Gamifying IOTICS: Symmetry

Chief architect Fabrizio explores the parallels between IOTICS and multiplayer video games

Educational 9 May 2022 by Fabrizio Cannizzo

In this series of posts we are discussing the three core principles underpinning IOTICS vision: Virtualisation, Symmetry, Secure Interactions. For those that missed part one, for shame, let’s do a quick recap

IOTICS enables the creation of secure and scalable ecosystems of parties who want to cooperate by sharing and exchanging data and events.

Parties are joined into a decentralised network where they can share and exchange data with each other still retaining full control of their respective access control and governance policies.

The conceptual architecture of the solution is underpinned by three main ideas:

  1. Virtualisation: Every real asset is virtualised in IOTICS as Digital Twins.
  2. Symmetry: Interactions between real assets occur ONLY between digital twins
  3. Secure interactions: an interaction – or exchange of data – from a twin to another twin must be allowed by the receiving twin. IOTICS provides the brokering framework.

Throughout this series we’ll be using an imperfect, but appropriate analogy. IOTICS as a multiplayer video game environment. Multiplayer games are an ecosystem of parties cooperating for a common purpose: no matter what game they play, everybody shares the common goal of being entertained. Everybody cooperates, playing according to the ecosystem rules enabling every player to benefit.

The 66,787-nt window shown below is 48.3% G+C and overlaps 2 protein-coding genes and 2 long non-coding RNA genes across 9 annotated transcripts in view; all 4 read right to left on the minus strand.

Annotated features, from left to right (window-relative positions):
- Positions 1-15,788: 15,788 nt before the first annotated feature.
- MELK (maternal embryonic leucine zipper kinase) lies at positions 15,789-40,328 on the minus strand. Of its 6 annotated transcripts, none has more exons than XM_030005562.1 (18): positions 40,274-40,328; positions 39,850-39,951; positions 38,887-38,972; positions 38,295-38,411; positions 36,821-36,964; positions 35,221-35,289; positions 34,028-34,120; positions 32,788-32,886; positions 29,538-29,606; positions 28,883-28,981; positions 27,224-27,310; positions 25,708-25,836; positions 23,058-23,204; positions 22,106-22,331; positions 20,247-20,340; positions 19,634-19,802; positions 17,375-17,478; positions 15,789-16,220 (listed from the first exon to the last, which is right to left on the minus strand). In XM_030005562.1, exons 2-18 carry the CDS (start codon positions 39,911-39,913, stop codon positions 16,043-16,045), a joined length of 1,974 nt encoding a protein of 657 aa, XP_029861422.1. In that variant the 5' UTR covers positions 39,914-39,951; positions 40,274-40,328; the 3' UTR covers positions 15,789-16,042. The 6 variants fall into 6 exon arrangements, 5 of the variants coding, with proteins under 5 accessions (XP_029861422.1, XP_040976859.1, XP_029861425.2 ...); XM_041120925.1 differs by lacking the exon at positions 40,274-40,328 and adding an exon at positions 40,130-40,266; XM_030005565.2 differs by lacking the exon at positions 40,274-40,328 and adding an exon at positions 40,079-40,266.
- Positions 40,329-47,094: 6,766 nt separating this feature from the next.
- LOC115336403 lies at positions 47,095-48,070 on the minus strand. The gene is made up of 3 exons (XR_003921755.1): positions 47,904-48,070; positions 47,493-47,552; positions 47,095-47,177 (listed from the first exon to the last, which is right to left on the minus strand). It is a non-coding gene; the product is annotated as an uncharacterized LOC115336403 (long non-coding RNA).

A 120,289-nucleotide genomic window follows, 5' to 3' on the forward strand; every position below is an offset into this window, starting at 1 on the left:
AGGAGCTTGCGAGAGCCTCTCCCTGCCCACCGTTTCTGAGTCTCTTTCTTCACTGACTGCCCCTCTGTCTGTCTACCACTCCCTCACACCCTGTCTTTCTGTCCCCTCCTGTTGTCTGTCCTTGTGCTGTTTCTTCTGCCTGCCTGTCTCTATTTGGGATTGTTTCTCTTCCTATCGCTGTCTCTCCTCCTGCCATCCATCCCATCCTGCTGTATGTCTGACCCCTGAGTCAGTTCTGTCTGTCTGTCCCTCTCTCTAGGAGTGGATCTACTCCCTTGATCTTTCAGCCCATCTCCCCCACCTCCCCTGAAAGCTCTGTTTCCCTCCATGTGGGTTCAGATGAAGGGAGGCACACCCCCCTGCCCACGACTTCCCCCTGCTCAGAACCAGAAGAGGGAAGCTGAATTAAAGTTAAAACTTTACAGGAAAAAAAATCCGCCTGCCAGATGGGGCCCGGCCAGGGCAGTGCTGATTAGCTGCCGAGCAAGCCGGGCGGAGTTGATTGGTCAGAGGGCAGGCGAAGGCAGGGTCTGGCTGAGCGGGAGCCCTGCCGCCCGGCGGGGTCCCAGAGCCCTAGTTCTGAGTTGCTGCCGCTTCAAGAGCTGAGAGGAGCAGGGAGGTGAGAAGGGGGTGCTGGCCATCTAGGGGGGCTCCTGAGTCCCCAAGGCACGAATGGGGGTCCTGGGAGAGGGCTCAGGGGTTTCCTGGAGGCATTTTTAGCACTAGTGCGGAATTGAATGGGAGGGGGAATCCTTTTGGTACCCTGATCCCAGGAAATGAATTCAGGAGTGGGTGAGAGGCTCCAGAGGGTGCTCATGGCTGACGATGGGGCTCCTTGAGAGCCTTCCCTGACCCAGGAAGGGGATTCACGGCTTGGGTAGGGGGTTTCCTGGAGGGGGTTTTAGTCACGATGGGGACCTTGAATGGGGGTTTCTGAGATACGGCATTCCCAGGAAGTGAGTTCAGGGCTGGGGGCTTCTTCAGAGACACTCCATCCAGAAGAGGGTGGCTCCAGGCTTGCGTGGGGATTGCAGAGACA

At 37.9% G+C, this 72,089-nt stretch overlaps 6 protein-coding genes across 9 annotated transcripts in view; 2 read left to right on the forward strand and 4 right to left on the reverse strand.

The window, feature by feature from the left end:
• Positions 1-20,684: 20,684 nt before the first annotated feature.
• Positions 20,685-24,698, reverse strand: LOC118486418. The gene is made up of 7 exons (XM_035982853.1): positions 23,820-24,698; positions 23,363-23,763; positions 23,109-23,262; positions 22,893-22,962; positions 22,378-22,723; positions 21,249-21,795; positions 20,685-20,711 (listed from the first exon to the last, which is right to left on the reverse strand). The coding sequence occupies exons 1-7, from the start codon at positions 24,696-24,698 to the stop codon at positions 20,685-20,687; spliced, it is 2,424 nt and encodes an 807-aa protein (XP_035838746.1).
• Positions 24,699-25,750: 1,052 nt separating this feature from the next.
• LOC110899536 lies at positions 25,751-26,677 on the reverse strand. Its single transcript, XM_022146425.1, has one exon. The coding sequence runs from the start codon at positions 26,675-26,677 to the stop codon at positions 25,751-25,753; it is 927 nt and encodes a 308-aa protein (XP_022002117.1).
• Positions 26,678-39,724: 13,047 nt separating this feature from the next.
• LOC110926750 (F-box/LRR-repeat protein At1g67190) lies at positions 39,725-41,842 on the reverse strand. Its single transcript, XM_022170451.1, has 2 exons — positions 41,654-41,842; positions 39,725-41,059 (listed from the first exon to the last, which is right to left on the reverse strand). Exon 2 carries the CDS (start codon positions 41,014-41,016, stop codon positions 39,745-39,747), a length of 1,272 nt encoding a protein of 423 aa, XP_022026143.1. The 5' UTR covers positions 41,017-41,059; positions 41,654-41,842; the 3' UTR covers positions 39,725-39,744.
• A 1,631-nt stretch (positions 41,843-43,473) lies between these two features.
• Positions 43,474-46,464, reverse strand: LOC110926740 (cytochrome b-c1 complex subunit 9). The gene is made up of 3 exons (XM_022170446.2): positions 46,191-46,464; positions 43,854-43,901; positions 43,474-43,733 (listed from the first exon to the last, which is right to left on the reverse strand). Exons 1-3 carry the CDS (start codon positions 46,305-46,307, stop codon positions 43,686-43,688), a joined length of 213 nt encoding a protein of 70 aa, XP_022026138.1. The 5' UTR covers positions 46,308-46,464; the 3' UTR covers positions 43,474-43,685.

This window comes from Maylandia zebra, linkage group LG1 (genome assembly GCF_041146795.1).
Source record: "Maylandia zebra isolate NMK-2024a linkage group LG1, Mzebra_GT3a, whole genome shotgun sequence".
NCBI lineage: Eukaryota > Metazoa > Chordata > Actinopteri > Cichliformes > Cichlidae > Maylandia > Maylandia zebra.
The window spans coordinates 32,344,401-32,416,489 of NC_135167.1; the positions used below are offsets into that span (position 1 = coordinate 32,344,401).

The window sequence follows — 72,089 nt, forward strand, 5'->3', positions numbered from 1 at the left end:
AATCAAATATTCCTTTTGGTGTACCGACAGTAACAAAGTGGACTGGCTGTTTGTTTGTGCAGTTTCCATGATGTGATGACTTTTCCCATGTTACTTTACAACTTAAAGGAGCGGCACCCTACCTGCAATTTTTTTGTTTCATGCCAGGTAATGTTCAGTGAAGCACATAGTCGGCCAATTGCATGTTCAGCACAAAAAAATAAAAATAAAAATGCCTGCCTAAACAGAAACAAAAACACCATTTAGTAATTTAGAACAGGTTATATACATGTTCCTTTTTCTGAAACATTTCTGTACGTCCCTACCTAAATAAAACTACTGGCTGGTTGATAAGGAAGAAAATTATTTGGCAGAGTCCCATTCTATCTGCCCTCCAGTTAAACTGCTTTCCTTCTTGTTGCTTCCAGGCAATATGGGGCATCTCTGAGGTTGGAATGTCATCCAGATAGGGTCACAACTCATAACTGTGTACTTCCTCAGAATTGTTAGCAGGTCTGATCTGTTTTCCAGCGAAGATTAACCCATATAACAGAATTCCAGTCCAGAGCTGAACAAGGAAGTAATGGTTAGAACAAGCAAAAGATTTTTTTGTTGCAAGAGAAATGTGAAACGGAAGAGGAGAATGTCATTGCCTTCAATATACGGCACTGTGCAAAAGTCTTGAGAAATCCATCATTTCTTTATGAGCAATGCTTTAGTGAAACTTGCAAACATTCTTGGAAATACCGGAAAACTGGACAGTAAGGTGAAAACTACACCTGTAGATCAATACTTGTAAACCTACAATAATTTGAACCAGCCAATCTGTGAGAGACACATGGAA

Last time we looked at Virtualisation specifically how, in IOTICS, assets are represented as Digital Twins: virtual representations of the asset: a digital twin references metadata semantically describing the asset, it contains feeds for the asset’s data  and controls for changing the asset’s status.

In this post we discuss Symmetry and we’ll show how this characteristic allows enhanced security, simplicity and reliability.

Symmetry, what’s all the fuss about?

Symmetry is closely linked to virtualisation and it, in essence, emerges by enforcing twins to interoperate with each other only and exclusively by means of their respective digital twins.

As simple as that.

Symmetry: assets interacting by means of their respective twins

Why does it matter

IOTICS enforces a symmetrical approach to interoperability for a variety of reasons.


Symmetry implies inherent security. Real assets interact with each other by means of their twins therefore they don’t need to know the other’s whereabouts. Interacting via twins prevents also having to expose internal interfaces of the real asset to the other party.

A twin can mitigate against denial of service attacks to the underlying asset, or implement logic that protects the asset during abnormal circumstances (for example circuit breakers)


Reliability is possible because producers and consumers can encode in their respective twin’s agent the logic to compensate for loss of connectivity to real assets: for example a twin may simulate feed data or respond with predetermined error conditions that can provide useful details to the consumer.


Both producer and consumer of data are abstracted; In fact – in IOTICS – there’s a blurred distinction between producer and consumer (each twin can be both).

By enforcing symmetry both parties rely on a common approach/interface (the twins’) making establishment of interactions simple.